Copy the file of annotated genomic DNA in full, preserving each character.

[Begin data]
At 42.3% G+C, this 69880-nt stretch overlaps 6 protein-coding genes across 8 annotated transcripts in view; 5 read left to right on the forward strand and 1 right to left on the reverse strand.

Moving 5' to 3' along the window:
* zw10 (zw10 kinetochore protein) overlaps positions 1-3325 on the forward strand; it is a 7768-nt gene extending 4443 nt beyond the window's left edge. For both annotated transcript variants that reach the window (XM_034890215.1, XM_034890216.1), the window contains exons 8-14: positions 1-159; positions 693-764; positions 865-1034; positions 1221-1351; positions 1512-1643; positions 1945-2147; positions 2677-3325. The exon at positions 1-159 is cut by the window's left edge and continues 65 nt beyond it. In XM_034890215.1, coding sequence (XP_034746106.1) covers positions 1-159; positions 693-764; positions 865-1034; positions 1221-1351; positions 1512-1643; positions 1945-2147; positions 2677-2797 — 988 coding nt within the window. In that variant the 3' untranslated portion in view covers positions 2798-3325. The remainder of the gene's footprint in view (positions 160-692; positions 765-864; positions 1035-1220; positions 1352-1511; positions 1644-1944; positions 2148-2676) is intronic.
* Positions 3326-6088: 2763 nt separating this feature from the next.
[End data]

At 42.3% G+C, this 69880-nt stretch overlaps 6 protein-coding genes across 8 annotated transcripts in view; 5 read left to right on the forward strand and 1 right to left on the reverse strand.

Moving 5' to 3' along the window:
* zw10 (zw10 kinetochore protein) overlaps positions 1-3325 on the forward strand; it is a 7768-nt gene extending 4443 nt beyond the window's left edge. For both annotated transcript variants that reach the window (XM_034890215.1, XM_034890216.1), the window contains exons 8-14: positions 1-159; positions 693-764; positions 865-1034; positions 1221-1351; positions 1512-1643; positions 1945-2147; positions 2677-3325. The exon at positions 1-159 is cut by the window's left edge and continues 65 nt beyond it. In XM_034890215.1, coding sequence (XP_034746106.1) covers positions 1-159; positions 693-764; positions 865-1034; positions 1221-1351; positions 1512-1643; positions 1945-2147; positions 2677-2797 — 988 coding nt within the window. In that variant the 3' untranslated portion in view covers positions 2798-3325. The remainder of the gene's footprint in view (positions 160-692; positions 765-864; positions 1035-1220; positions 1352-1511; positions 1644-1944; positions 2148-2676) is intronic.
* Positions 3326-6088: 2763 nt separating this feature from the next.